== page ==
THE DICK-DOC DUO           

It was sometime in 2005 that I was invited to appear for a book talk plus playing a song or two on the violin at the main library in Titusville, Fl.  The turnout was great, selling lots of books. When the program ended, a little lady named Ruth approached and asked, “Would you like to play music with my husband, Dr. Jay Barnhart, he’s also a pianist?”


Uhhh…I don’t think so., I said to myself. My first reaction was something like, “Fuhgetaboutit. I don’t play music well with other musicians.  I ad lib too much.”

With her husband standing near, she replied, “My husband retired as a Medical Examiner in Miami, working with Dr. Joe Davis, you know, autopsies and such. Maybe you knew him.”

Dr. Davis was one of must admired people in the world, thought of with high esteem by every cop I ever knew. Any friend of Dr. Davis was a friend of mine. So I gandered over toward Dr. Barnhart, who seemed iffy about the whole idea. We were like two German Shepherds,  sniffing each other.


We shook hands, and made a date to meet at his house. What the heck, I thought. We’ll know in two minutes if we are compatible musicians or not.


The following week, we met at his house in the music room. “I play a lot of songs by ear,” he said, feeling me out.


“Well, so do I. Wanna give it a try? Can you play Dark Eyes?”



Boy, could we play Dark Eyes.  Before the hour was over we play a dozen songs by ear, i.e., Gypsy, Italian, French, Classical, Broadway, etc. Dr. Barnhart was a fabulous pianist. We were a match.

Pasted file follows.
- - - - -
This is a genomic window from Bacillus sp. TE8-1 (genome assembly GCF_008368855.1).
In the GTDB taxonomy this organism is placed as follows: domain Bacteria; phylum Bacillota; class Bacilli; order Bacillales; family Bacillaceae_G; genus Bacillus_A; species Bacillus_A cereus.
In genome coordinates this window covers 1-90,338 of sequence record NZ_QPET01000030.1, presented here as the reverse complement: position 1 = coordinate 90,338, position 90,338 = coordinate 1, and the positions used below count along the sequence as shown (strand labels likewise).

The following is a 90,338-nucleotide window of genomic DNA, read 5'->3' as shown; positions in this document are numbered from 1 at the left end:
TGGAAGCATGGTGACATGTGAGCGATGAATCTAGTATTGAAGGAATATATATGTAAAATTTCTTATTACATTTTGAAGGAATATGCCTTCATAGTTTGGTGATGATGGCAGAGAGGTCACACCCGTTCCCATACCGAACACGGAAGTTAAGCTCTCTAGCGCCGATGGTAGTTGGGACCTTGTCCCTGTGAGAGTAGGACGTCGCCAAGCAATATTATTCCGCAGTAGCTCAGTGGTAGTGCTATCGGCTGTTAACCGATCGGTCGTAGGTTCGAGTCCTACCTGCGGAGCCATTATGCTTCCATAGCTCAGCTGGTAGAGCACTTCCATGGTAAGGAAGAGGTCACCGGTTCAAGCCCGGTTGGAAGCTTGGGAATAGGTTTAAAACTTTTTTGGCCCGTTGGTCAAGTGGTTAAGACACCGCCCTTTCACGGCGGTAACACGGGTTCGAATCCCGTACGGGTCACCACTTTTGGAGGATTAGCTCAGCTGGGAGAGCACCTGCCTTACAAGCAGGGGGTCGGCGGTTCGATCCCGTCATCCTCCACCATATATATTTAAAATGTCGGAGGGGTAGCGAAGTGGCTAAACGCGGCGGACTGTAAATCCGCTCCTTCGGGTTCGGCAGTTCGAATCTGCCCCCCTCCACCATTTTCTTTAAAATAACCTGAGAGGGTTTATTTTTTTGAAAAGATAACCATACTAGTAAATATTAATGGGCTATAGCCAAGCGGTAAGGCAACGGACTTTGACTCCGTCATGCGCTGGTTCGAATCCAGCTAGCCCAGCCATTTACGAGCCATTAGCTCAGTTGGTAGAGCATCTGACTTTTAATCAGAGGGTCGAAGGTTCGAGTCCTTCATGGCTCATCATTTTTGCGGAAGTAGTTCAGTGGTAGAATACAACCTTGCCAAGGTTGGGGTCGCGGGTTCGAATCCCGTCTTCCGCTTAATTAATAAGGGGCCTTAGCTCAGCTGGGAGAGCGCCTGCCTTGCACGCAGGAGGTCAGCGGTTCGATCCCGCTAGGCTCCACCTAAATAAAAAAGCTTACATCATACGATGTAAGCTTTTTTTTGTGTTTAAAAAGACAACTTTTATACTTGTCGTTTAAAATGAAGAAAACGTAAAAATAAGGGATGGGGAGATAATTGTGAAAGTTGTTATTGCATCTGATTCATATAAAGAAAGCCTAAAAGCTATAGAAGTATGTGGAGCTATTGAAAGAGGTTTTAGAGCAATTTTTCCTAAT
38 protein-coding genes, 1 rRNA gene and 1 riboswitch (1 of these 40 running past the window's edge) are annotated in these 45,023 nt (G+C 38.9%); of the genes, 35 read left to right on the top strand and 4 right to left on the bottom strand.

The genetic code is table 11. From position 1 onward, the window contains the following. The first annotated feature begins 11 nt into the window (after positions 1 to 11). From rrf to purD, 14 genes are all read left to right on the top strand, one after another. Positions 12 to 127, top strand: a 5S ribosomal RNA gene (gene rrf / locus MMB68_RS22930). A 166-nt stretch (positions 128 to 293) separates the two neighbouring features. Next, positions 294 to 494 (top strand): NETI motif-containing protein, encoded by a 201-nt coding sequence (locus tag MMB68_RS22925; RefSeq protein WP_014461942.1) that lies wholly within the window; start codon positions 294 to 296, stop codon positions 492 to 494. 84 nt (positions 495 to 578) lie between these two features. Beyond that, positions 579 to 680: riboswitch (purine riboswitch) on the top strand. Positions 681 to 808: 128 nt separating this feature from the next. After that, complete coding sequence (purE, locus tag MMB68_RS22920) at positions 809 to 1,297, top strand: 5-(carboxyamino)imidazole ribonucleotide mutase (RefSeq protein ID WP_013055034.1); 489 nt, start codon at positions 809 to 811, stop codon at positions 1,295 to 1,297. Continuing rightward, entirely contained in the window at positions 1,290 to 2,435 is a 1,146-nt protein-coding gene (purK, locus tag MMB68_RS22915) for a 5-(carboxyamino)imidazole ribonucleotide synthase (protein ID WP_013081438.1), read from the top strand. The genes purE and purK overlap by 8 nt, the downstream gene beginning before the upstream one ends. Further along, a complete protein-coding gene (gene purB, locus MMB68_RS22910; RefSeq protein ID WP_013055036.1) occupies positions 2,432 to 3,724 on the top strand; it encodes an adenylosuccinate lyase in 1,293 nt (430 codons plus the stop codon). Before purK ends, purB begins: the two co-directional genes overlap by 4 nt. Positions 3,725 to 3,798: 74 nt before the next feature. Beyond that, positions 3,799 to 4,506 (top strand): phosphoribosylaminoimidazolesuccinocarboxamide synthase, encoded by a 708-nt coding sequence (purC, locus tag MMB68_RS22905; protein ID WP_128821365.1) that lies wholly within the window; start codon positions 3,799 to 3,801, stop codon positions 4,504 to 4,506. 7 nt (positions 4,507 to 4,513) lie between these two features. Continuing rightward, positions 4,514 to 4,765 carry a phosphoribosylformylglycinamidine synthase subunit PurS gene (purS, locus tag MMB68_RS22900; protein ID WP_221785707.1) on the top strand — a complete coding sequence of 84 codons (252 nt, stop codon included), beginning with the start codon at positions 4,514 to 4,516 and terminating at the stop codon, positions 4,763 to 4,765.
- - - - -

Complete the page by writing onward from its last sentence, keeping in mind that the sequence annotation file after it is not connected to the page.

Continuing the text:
Jay’s brother, also a doctor, suggested we call ourselves, “The Dick-Doc Duo.” The name stuck, people loved it.


Thus began a fifteen year friendship, which included music, but not solely. Indeed, we became the best of friends. Strange that we had never met during our tenures working death investigations in Miami-Dade in the 1980s.


Dr. Barnhart has a music mind like a steel trap. Very often, we challenged anyone in the audience who could name a published song title…that he DID NOT know from memory.  It was worth a prize, of one of my books, to anyone who could “Stump the Doc.” I gave very few book away.


Before the Barnharts finally decided to move to another state, to be near kids and grandkids, we enjoyed performing at scores of venues around Florida, mostly in the central region. He and I hit it off like two peas in a pod, not only musically, but as best friends.  People enjoy our performances, not because we were so impressive, we were obviously having fun. We enjoyed seeing people enjoy our music. It all rubbed off.


Time marches on. Jay and I remain close friends to this day although the distance is daunting. It’s been an honor, not just to make music together, but to call him my friend.


Thanks, Ruth.

(Here’s a little dose of “Dark Eyes.”)